Since Facebook couldn't handle TikTok, it decided to spread lies in the media: Zuckerberg hired a lobby against his rival

A few hours ago, a new ploy by Facebook, Mark Zuckerberg's platform, was revealed to maintain its leadership in the social network market: it hired a firm dedicated to the 'Lobby' (word used to talk about pressure groups), Republican-leaning, to dedicate himself to spreading false information among local and regional media in the United States about the dangers of using TikTok.
The Washington Post has leaked various emails where the company effectively talks to the Targeted Victory pressure group to hire their services. These services consisted of Targeted Victory being in charge of getting the media to publish opinion pieces and letters to the editor about the negative effects of using the TikTok platform.
Not only that, but also involving well-known people who spoke openly about this "problem", such as prestigious reporters and politicians. According to one of the emails, one of the directors of the campaign mentioned that the dream would be to get headlines like "From dances to danger", within this smear campaign.


Getting the message across: TikTok is the threat

Targeted Victory needs to "get the message across that while Meta is the current punching bag (he's referring to all the controversies he's publicly staged that have made people distrust Facebook, Instagram, and WhatsApp), TikTok is the real threat." especially since it's a foreign-owned app (it's China) and it's number one in sharing data used by young teens," a company director wrote in an email last February.
In other emails, Targeted Victory urged its partners to submit stories to local media outlets linking TikTok to dangerous trends for teens. One of the ideas was to look for local stories where TikTok had been harmful to a teenager. "The dream would be to get stories with headlines like 'TikTok has become the most harmful social media space for children,'" reads one of the emails.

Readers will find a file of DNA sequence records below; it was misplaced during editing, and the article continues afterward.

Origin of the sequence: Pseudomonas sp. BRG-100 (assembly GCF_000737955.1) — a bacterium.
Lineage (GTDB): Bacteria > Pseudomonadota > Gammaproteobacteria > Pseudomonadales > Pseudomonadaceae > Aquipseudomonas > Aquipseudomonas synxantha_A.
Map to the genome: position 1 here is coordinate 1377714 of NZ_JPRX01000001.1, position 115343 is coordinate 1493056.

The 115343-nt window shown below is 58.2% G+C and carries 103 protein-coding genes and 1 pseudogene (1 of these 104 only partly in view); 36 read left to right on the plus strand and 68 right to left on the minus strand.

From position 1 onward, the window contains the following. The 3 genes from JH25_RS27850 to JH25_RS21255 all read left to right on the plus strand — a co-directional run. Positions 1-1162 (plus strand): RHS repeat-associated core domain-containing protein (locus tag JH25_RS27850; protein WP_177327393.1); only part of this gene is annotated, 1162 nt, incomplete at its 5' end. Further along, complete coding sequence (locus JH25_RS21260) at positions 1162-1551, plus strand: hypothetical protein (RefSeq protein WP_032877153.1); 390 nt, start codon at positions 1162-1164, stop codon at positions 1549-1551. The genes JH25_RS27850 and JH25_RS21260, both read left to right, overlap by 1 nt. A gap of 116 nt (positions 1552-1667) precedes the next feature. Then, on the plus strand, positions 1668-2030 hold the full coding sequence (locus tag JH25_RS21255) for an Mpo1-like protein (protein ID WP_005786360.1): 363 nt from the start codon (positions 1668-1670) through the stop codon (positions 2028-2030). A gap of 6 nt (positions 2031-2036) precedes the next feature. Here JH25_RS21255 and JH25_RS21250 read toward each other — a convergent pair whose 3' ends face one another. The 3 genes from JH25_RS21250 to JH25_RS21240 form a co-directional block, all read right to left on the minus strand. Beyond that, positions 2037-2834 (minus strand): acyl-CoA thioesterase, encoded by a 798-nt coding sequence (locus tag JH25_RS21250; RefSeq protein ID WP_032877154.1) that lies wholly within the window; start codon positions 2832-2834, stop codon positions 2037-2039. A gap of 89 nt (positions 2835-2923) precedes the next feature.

One type of story that was widely shared thanks to Targeted Victory's influence was that of teenagers vandalizing their schools to follow a TikTok trend called "devious licking." Many of these stories were shared in the media of various states. However, according to research by Anna Foley on Gimlet Podcasts, rumors of this "devious licking" challenge initially spread on Facebook and not TikTok.
According to The Washington Post, in October, Targeted Victory set about spreading rumors of the "slap-a-teacher TikTok challenge" on the local news. Actually, there was no such challenge on TikTok. Again, the rumor started on Facebook and, on this, Insider already spoke last October.
At the same time, the agency was working to get "proactive coverage" of Facebook in local media with letters and op-eds praising Facebook's role in, for example, supporting black-owned businesses. Those letters didn't mention that they were funded by Meta, obviously.
Targeted Victory is known to have hired dozens of PR firms across the United States to help sway public opinion against TikTok. In addition to putting up local news, the company has helped publish op-eds against TikTok across the country, especially in key congressional outlets.

Stiff competition between TikTok and Meta

It should be said that TikTok has indeed received fines for collecting information from children under 13 years of age. Meta wanted to do the same with Instagram Kids and tried to convince the United States authorities of the advantages of children using the social network, but had to stop its development after last year, full of controversies about the (bad ) use of our personal data.
You have to remember that for Meta, TikTok is a very strong rival and they have been worried about this for a long time. In an internal report leaked last year by former employee Frances Haugen, Facebook researchers said teens were spending "2 to 3 times more time" on TikTok than Instagram, and that Facebook's popularity among teens had plummeted. in a tailspin

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